“Feed it right, harvest it when it’s ready and it will taste right,” says Kevin, who has loaded his city visitors into an ATV and taken them almost to the top of Flaxbourne Station. Past the paddocks with nicknames like “Jurassic Park” and out to the edge where you can see the new coastal reef pushed up by the Kaikoura earthquake. Silver tussocks flop in the wind like boy-band haircuts. Kevin says once, the tussock would have been lost to burn-offs. “What we know now is different to what we knew 10 years ago — and that’s different to what we knew 10 years before that.”
AND A TAKEAWAY . . .
Our itinerary was (kawakawa) jam-packed, but the take-home was indisputable — the best venison backstraps have a backstory, good cheese takes time but great goat’s cheese doesn’t have to and meeting the makers will make everything taste better.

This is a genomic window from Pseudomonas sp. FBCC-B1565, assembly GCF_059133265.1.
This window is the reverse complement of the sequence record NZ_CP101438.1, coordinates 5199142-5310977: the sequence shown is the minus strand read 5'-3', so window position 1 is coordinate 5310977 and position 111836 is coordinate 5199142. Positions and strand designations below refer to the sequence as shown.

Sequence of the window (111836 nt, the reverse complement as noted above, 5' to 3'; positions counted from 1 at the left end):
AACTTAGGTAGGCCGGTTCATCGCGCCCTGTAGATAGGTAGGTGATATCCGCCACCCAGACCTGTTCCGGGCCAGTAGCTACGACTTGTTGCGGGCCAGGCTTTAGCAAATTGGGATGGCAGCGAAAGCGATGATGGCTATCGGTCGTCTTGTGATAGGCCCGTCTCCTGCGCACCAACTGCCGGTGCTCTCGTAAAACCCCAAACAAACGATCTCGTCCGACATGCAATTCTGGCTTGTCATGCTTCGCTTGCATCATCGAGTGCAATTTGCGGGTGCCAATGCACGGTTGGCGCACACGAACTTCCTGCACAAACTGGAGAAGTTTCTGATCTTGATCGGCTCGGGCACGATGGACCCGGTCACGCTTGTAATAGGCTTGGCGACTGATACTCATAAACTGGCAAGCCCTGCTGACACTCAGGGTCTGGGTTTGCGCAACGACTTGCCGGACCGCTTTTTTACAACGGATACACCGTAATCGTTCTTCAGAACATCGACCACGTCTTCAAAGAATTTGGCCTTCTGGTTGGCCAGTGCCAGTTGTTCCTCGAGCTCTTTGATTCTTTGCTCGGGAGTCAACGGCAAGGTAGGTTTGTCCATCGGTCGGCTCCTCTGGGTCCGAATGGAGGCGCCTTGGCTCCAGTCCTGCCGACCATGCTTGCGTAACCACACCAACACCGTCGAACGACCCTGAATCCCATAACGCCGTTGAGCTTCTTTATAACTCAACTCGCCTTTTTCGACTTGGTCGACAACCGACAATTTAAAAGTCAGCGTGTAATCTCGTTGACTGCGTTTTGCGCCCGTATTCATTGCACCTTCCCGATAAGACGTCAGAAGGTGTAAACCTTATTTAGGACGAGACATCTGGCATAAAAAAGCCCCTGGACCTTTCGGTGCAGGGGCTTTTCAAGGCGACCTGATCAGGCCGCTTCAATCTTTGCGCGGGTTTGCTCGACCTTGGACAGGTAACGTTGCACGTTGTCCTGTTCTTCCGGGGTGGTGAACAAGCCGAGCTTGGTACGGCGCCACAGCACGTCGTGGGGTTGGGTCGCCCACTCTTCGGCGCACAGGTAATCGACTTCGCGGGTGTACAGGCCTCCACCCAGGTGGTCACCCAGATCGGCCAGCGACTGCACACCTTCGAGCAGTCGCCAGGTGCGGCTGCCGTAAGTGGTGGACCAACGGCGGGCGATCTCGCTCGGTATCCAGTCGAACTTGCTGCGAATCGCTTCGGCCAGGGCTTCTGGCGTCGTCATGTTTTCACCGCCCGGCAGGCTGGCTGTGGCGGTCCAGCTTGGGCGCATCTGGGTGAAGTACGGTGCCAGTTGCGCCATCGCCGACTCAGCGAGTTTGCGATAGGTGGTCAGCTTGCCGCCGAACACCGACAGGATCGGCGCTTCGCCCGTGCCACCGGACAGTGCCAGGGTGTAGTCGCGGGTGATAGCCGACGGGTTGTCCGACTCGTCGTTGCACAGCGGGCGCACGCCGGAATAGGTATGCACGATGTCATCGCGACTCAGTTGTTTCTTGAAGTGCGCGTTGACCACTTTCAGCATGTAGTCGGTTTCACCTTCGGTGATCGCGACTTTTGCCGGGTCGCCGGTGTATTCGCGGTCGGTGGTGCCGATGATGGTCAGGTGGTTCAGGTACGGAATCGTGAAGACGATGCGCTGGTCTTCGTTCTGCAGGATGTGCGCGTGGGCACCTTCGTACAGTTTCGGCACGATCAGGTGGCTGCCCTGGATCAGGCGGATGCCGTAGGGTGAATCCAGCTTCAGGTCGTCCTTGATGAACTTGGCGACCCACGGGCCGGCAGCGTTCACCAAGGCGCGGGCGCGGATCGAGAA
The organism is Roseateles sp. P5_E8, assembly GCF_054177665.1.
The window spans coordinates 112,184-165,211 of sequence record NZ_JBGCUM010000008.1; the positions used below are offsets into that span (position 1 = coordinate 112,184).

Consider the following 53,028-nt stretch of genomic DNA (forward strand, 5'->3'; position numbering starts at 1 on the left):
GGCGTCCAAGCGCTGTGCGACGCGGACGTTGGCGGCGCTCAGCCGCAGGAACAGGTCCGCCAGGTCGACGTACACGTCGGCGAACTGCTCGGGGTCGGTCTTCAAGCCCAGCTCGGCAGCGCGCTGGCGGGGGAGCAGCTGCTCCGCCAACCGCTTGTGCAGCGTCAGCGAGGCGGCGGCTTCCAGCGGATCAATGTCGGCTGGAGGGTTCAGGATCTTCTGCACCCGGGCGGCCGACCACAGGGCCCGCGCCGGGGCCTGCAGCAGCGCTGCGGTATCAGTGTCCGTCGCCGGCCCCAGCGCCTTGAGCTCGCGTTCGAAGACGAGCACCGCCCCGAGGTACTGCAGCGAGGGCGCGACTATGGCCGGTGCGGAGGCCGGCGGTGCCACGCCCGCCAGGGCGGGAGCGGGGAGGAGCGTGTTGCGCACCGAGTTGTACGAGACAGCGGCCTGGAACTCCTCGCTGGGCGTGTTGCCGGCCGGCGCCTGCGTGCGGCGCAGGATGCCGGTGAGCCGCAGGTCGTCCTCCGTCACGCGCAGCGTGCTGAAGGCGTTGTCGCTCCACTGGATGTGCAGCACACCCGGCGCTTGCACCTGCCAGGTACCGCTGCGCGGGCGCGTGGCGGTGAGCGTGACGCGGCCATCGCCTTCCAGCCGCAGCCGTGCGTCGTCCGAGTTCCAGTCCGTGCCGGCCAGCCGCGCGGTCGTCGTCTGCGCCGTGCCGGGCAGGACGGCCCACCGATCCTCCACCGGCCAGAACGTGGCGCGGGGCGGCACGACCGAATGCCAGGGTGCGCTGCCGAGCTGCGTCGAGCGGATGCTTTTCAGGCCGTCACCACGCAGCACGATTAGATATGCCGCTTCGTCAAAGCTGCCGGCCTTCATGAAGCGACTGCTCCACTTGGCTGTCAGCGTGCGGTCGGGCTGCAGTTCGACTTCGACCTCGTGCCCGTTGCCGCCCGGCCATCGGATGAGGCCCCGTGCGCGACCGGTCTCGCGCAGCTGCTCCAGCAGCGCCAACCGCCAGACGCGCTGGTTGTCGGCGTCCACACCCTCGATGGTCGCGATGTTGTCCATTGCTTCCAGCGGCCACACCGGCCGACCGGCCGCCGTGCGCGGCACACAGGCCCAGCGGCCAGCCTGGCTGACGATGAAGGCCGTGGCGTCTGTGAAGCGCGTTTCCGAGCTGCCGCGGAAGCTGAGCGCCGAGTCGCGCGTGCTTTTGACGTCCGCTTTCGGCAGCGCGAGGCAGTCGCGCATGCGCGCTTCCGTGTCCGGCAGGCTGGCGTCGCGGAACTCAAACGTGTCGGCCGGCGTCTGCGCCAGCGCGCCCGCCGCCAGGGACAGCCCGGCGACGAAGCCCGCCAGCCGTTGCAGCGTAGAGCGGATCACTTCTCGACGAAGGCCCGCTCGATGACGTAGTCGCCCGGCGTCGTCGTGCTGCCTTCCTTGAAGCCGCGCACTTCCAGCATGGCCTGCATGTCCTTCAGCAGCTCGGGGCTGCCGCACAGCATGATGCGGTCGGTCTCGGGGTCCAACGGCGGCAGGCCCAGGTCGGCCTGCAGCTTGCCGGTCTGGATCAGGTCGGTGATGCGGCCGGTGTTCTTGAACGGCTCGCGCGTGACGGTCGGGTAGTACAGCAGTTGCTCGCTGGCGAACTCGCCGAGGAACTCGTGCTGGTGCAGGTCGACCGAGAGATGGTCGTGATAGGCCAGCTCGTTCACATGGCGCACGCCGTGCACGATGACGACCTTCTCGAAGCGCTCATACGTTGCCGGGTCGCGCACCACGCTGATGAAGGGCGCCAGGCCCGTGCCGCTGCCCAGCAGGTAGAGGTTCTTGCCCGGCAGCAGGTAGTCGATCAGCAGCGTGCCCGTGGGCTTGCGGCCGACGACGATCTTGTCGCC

STILL HUNGRY? A FEW FEAST EXTRAS
Breakfast: The Vines Village is hosting a Mother’s Day brunch (go for coffee, stay for the gin distillery and the quilting supply shop) or pick ‘n’ mix at the Sunday Farmer’s Market (pastries from Lola’s French Bakery, coffee from Kate at the Koffie Kart and a quite excellent Royale Beef Sandwich with Picton Multigrain from Feast Merchants).
Lunch: Allan Scott Winery’s Twelve Trees Vineyard restaurant won last year’s Rare Fare competition.
This year, chef Maree Connolly is thinking figs and honey, pork and pumpkin. Let them do the wine-matching, but whatever you do, start with a glass of Allan Scott Cecilia Brut.